Unlike some country music stars have when they reached a certain age, John Anderson chooses to not rest on his laurels. Instead the 60-year-old member of the Nashville Songwriters Hall of Fame continues to release new recordings - although not as frequently as in his chart-topping heyday of 1980-1995 - featuring largely original numbers. While radio airplay may not be as once plentiful - 5 number ones, and over 20 top 20 single appearances - Anderson continues to produce songs that sound like they should be heard from pickups all summer long.
Mid-set, the good ol' boy, 'gator and hog huntin' anthem "Louisiana Son of a Beast" recalls the type of song that Anderson once found great success with. In an entirely different vein, "Holdin' On" itemizes the challenges of the working man, much as country songs have long done. "I Will Cross O'er the River" is a modern classic, a dying song that could have been recorded by The Carter Family.
"Back Home" is predictable, but this tale of a spectral visitor who returns to accompany his mother on her final journey is beautifully rendered, in no small part due to the vocal and emotional gravitas Anderson possesses; it's the type of delivery that makes eyes well. Whether this or any of the other excellent songs - including the title track and "Song the Mountain Sings" - will find wide-spread commercial airplay is unknown, but there is no doubting the quality of "Goldmine's" strongest cuts.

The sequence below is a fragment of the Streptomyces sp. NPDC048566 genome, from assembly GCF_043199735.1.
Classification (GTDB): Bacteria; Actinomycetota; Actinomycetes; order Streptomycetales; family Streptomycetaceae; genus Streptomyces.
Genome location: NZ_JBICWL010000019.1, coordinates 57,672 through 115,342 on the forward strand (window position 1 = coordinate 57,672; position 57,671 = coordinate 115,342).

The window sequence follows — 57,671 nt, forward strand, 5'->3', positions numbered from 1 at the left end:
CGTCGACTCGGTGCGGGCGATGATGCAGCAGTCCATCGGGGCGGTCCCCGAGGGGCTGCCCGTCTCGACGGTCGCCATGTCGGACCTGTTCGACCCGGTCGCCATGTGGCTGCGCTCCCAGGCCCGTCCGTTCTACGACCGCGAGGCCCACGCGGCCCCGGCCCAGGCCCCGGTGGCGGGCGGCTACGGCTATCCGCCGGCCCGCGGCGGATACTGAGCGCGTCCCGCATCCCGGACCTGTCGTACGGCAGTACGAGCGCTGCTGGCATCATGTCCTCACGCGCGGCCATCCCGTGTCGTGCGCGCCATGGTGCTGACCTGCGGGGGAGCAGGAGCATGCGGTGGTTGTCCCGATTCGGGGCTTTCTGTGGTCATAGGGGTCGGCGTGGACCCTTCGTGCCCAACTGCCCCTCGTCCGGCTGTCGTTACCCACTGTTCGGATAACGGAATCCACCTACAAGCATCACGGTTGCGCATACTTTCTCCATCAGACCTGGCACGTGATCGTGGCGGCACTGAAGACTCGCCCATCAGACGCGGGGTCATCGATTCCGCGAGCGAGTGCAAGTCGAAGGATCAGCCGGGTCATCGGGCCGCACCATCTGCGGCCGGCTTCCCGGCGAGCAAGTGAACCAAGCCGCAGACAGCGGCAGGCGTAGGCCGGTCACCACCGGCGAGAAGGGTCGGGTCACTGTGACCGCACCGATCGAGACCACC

As on his last album "Bigger Hands," Anderson is in excellent voice throughout "Goldmine's" 13 tracks. His distinctive vocal style continues to serve him well, with little deterioration noticeable.
No doubt the album has filler. A new Merle Haggard song, "Magic Mama," isn't going to be mistaken for "Mama Tried," and the flag-waving "Freedom Isn't Free" is too obvious. Anderson and co-writter Josh Turner are better than the grammatically challenged initial single "I Work Alot [sic] Better" would suggest.
With great instrumentation throughout - plenty of fiddle, guitar and drums working together to propel, but not overwhelm his performances - John Anderson has found the inspiration to produce another enjoyable slice of his traditional country stylings.